Jesse Lingard has written for The Players’ Tribune about the beginnings of his professional career at United.

Sir Alex Ferguson had told him early in to his time at the club that he would likely be a late developer but to be patient. That said, our legendary manager still gave Lingard the experience of an away match day when he was still a teenager.

It was under Louis van Gaal that Lingard finally made his debut for but picked up a serious injury after 20 minutes. Lingard has said that was a moment that helped him realise how precious it is to be given the opportunity to play for Manchester United and how much he appreciates it every time he pulls on the shirt.

I’ll never forget the day Sir Alex called me and Pogba up to the bench, away at Newcastle. We were 18, 19. I just remember looking around the dressing room and seeing all the legends preparing, pulling their socks on. Scholes. Rooney. Rio. Giggsy.

Me and Pogs take our spot on the bench, and you know, we were used to playing in reserve games in front of 200 people. This is 50,000. I remember looking up at that massive glass stand at the one end, and it was shaking. And I looked over at Pogs like, Oh my gosh, if the gaffer actually puts me in, I might wet meself.

Lucky for me, we stayed on the bench that day. But that was such a big moment for me. Just to be thrown into the fire like that, and to get to wear the shirt for Sir Alex, it was massive for my belief.
The truth is, I probably wasn’t ready. I can see that now. Sir Alex was bang-on about what he told me in that meeting years ago. I don’t know how he could see it, but he was right. I had to spend the next three years grafting, taking my lumps. I went on loan at Leicester, Birmingham, Brighton. I think those experiences were necessary. When you make it to the top, people see the glitz and the glamour, but they don’t see everything that went into it. They don’t see you living out of a Marriott in Leicester, eating room service for dinner every night, missing your family, doubting yourself, wondering if it’s ever gonna happen for you.

It’s funny, certain people will criticize me now because I’m always smiling out there on the pitch. But I’ll never stop being myself. I’ll never stop enjoying my football. I’ll never take the smile off my face when I step over the line, because I know what it means to wear this shirt. I know how lucky I am to do what I do for a living, and to represent this badge, and I’m never gonna stop enjoying it for a minute.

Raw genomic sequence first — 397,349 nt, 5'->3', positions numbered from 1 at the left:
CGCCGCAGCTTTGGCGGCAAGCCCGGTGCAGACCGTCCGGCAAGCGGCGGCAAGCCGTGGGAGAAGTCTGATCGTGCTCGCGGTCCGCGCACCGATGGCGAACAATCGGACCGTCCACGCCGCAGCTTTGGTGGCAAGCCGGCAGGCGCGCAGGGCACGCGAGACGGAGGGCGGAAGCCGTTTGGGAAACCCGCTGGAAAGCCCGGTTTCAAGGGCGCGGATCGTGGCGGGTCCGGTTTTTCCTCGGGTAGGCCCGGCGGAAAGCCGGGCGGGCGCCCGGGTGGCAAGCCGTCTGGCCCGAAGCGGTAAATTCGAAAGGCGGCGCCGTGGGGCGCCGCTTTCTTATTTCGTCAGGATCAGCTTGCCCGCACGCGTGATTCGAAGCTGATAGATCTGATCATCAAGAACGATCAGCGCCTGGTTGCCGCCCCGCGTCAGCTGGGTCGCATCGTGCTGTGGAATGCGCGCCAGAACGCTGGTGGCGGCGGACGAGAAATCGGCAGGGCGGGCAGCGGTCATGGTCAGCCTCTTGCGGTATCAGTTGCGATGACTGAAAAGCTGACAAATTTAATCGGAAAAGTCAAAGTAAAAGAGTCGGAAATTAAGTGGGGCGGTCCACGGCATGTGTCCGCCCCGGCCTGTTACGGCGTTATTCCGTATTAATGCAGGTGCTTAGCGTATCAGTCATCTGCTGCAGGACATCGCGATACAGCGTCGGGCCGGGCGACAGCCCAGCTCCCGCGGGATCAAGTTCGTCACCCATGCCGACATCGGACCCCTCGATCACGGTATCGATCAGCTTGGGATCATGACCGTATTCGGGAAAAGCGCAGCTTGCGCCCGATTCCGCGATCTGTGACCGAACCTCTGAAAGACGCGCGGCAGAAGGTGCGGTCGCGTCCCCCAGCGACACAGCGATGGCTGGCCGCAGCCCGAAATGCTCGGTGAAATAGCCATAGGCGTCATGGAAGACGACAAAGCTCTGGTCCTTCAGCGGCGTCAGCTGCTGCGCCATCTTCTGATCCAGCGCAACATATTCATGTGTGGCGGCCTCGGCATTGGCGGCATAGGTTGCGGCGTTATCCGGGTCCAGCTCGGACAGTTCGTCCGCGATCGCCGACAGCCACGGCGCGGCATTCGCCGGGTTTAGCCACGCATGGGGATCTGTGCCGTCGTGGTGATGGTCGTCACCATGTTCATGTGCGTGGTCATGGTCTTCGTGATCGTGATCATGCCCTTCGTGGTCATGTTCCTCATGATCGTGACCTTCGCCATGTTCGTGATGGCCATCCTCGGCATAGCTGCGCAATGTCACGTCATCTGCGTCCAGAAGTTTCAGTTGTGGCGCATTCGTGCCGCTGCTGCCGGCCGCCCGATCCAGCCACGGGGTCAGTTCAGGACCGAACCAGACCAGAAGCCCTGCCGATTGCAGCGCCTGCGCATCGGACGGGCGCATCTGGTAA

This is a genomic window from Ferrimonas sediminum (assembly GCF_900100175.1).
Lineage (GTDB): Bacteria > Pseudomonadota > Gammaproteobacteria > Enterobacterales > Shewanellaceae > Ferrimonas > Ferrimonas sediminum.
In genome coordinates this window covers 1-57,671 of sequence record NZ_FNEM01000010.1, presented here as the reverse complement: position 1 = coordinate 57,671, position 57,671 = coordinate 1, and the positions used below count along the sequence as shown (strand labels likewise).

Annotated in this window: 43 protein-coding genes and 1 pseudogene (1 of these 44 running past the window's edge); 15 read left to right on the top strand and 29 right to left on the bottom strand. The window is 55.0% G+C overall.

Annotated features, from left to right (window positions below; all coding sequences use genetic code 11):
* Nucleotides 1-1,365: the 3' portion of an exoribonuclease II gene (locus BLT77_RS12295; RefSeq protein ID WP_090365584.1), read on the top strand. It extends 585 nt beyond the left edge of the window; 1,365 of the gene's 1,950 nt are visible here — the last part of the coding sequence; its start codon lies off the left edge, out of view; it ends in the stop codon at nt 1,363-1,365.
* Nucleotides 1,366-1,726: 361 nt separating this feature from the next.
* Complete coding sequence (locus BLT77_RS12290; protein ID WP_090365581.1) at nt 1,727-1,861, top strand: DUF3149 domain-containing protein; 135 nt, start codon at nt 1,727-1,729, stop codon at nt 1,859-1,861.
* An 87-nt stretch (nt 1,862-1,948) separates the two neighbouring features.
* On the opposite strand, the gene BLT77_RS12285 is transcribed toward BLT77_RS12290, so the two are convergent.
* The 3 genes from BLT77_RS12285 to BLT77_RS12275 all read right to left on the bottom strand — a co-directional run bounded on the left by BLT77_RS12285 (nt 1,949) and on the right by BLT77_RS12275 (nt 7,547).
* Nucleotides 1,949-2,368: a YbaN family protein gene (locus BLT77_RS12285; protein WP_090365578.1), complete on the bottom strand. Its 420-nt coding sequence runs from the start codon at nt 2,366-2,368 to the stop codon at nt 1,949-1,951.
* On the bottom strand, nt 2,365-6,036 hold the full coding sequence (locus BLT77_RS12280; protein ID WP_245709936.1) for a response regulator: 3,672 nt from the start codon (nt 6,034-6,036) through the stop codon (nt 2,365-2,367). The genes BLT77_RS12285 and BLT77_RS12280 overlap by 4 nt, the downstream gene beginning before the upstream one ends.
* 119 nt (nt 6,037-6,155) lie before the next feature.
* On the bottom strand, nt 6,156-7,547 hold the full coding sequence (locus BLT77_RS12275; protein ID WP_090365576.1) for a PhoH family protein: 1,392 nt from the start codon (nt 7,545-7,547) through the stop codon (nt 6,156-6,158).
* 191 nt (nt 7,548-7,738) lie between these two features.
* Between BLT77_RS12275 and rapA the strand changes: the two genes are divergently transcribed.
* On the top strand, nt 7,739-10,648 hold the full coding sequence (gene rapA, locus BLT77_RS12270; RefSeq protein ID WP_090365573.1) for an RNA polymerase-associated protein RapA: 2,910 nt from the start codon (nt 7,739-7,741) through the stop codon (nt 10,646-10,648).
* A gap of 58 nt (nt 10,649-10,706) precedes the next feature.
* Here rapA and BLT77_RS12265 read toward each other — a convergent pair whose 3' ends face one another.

Because it all could’ve gone another way. Easily. When I finally got my debut in a United shirt against Swansea back in 2014, that was supposed to be the payoff for all the grafting, all the pain, all the years away from home. My whole family was in the stands at Old Trafford. I was 22 years old, just like Sir Alex predicted.

This was it. We’d made it.

Then I did my knee after 20 minutes.

Heard it pop, and I knew right away. I remember seeing my brother after the match, and he had tears in his eyes. Because he knew what it meant. It wasn’t just the injury. It was the timing. It was everything.

I was on the shelf for about 6 months. Couldn’t train. Couldn’t walk. Couldn’t do anything. Just laying on the sofa seeing United on Match of the Day, gutted. It was probably the lowest point of my life. I was genuinely depressed. That was rock bottom, really. I was literally picking my hair out I was so frustrated. But that’s also when I had time to think about my life, and I realized that all of this can go away so quickly, you know what I mean? Even if you work hard, and you have the talent, nothing is guaranteed.

It took me hitting rock bottom to really appreciate the opportunity we all have every time we pull on that United shirt. It can all go away in an instant.

It was a full 14 months before I had the chance to put on the United shirt again.

I haven’t stopped smiling since.